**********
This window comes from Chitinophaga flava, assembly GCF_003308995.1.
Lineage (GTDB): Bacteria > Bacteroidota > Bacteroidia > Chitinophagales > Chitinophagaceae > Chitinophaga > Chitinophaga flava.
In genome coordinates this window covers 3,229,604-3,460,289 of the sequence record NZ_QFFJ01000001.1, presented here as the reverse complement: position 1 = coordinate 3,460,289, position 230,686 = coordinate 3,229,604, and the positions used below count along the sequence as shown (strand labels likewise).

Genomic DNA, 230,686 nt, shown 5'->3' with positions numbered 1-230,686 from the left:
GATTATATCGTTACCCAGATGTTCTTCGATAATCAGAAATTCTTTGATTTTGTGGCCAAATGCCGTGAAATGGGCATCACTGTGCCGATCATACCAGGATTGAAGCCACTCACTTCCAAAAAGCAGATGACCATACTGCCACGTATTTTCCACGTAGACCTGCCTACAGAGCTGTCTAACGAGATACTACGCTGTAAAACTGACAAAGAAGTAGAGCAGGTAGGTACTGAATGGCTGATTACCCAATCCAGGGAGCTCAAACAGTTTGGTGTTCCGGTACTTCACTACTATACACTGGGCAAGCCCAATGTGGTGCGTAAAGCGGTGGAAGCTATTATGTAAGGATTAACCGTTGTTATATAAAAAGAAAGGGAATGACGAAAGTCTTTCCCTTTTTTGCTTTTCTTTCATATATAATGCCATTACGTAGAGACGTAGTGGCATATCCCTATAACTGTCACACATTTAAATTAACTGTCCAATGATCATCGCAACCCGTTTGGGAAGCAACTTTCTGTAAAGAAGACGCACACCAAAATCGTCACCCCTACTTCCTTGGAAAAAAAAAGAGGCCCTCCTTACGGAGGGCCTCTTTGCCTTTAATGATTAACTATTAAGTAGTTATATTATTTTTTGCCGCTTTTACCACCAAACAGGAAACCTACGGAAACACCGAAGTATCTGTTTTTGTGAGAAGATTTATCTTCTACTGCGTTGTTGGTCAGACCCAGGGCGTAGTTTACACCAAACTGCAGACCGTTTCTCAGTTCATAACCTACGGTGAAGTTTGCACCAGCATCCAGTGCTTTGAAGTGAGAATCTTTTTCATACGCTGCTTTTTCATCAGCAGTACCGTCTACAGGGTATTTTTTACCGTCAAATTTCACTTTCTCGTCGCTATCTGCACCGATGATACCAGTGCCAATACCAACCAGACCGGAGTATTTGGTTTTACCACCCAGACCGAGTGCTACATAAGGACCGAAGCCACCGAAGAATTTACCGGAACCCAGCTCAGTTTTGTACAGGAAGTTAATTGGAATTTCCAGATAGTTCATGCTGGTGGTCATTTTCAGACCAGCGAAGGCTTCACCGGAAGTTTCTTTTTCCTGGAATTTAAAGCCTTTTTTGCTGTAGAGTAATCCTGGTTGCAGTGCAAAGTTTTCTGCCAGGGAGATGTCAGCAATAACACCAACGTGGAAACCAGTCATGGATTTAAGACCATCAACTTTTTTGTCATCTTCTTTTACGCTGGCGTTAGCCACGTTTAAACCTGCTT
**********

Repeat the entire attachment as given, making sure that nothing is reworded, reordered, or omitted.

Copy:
This window comes from Chitinophaga flava, assembly GCF_003308995.1.
Lineage (GTDB): Bacteria > Bacteroidota > Bacteroidia > Chitinophagales > Chitinophagaceae > Chitinophaga > Chitinophaga flava.
In genome coordinates this window covers 3,229,604-3,460,289 of the sequence record NZ_QFFJ01000001.1, presented here as the reverse complement: position 1 = coordinate 3,460,289, position 230,686 = coordinate 3,229,604, and the positions used below count along the sequence as shown (strand labels likewise).

Genomic DNA, 230,686 nt, shown 5'->3' with positions numbered 1-230,686 from the left:
GATTATATCGTTACCCAGATGTTCTTCGATAATCAGAAATTCTTTGATTTTGTGGCCAAATGCCGTGAAATGGGCATCACTGTGCCGATCATACCAGGATTGAAGCCACTCACTTCCAAAAAGCAGATGACCATACTGCCACGTATTTTCCACGTAGACCTGCCTACAGAGCTGTCTAACGAGATACTACGCTGTAAAACTGACAAAGAAGTAGAGCAGGTAGGTACTGAATGGCTGATTACCCAATCCAGGGAGCTCAAACAGTTTGGTGTTCCGGTACTTCACTACTATACACTGGGCAAGCCCAATGTGGTGCGTAAAGCGGTGGAAGCTATTATGTAAGGATTAACCGTTGTTATATAAAAAGAAAGGGAATGACGAAAGTCTTTCCCTTTTTTGCTTTTCTTTCATATATAATGCCATTACGTAGAGACGTAGTGGCATATCCCTATAACTGTCACACATTTAAATTAACTGTCCAATGATCATCGCAACCCGTTTGGGAAGCAACTTTCTGTAAAGAAGACGCACACCAAAATCGTCACCCCTACTTCCTTGGAAAAAAAAAGAGGCCCTCCTTACGGAGGGCCTCTTTGCCTTTAATGATTAACTATTAAGTAGTTATATTATTTTTTGCCGCTTTTACCACCAAACAGGAAACCTACGGAAACACCGAAGTATCTGTTTTTGTGAGAAGATTTATCTTCTACTGCGTTGTTGGTCAGACCCAGGGCGTAGTTTACACCAAACTGCAGACCGTTTCTCAGTTCATAACCTACGGTGAAGTTTGCACCAGCATCCAGTGCTTTGAAGTGAGAATCTTTTTCATACGCTGCTTTTTCATCAGCAGTACCGTCTACAGGGTATTTTTTACCGTCAAATTTCACTTTCTCGTCGCTATCTGCACCGATGATACCAGTGCCAATACCAACCAGACCGGAGTATTTGGTTTTACCACCCAGACCGAGTGCTACATAAGGACCGAAGCCACCGAAGAATTTACCGGAACCCAGCTCAGTTTTGTACAGGAAGTTAATTGGAATTTCCAGATAGTTCATGCTGGTGGTCATTTTCAGACCAGCGAAGGCTTCACCGGAAGTTTCTTTTTCCTGGAATTTAAAGCCTTTTTTGCTGTAGAGTAATCCTGGTTGCAGTGCAAAGTTTTCTGCCAGGGAGATGTCAGCAATAACACCAACGTGGAAACCAGTCATGGATTTAAGACCATCAACTTTTTTGTCATCTTCTTTTACGCTGGCGTTAGCCACGTTTAAACCTGCTT